MedicalResearch.com Interview with:
Mihail Zilbermint, M.D.
Endocrinologist, Office of the Scientific Director
Eunice Kennedy Shriver
National Institute of Child Health and Human Development
National Institutes of Health
MedicalResearch.com: What is the background for this study?
Response: Diagnosing Cushing Syndrome is often difficult and challenging. Diagnosing hypercortisolemia, could require the use of a combination of any of these tests: 24-hour free urine cortisol monitoring, an overnight dexamethasone suppression test, and measurement of late night salivary cortisol. Cortisol levels may change daily, requiring that testing be repeated. Undiagnosed and untreated Cushing Syndrome greatly increases morbidity and mortality risk.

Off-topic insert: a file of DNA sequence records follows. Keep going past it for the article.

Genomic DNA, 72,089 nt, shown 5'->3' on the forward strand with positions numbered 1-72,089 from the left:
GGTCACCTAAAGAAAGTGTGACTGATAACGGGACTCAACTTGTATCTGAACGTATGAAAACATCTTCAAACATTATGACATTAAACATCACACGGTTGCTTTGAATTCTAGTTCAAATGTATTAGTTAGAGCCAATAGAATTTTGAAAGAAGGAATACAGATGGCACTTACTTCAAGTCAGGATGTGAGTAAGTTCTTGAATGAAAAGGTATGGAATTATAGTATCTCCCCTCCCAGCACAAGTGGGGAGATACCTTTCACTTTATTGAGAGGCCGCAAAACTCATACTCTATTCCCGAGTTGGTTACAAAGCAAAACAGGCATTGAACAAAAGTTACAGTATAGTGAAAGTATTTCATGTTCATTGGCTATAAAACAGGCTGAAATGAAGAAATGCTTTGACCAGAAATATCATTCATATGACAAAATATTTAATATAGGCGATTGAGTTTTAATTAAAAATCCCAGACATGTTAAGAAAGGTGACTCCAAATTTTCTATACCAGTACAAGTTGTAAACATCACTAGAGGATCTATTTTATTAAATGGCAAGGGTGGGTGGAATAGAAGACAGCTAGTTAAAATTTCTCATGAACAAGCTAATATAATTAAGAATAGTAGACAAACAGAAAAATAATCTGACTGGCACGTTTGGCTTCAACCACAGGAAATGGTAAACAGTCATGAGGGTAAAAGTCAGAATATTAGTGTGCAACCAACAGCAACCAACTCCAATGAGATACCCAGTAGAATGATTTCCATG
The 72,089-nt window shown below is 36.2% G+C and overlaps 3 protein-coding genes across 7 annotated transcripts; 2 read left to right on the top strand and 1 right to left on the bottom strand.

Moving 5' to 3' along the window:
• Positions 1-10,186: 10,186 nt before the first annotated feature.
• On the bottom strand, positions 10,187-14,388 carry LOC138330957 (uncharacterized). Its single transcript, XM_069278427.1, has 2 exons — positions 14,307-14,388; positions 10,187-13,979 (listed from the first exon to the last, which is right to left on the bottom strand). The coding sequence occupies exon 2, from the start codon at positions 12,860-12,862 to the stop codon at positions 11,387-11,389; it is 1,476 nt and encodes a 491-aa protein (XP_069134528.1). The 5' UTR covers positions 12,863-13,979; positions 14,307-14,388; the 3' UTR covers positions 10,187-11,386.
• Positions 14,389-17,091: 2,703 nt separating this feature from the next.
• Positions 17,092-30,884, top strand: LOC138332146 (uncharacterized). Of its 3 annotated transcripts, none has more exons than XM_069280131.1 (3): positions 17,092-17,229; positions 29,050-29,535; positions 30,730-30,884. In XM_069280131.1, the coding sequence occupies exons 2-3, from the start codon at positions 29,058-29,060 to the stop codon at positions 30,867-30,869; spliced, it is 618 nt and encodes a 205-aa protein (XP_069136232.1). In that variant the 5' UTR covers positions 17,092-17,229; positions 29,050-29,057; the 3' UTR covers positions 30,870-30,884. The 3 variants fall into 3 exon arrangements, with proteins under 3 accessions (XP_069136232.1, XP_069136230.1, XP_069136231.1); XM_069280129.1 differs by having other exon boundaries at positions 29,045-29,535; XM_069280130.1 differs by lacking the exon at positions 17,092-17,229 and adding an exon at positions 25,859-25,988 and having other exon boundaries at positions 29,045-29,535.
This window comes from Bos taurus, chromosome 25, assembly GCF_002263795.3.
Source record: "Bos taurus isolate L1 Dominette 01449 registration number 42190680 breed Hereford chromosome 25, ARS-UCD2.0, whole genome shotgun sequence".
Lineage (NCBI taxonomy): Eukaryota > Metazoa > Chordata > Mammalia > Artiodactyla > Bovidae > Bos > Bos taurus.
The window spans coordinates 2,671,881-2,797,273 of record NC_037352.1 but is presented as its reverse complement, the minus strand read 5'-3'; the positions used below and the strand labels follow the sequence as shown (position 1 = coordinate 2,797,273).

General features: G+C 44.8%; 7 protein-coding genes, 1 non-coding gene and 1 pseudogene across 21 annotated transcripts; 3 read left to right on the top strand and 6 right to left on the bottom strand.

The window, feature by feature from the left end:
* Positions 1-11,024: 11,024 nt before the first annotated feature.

Cortisol levels can be detected in hair samples. Much like hemoglobin A1C is a long-term indicator of blood glucose levels, efforts have been made to determine if hair cortisol could serve as a long-term measure of the body’s glucocorticoid levels. We sought to compare the results of cortisol levels for Cushing Syndrome patients with data from data on cortisol in hair segments, to gain further information on the role of sampling hair cortisol as an initial or supportive method for diagnosing Cushing Syndrome.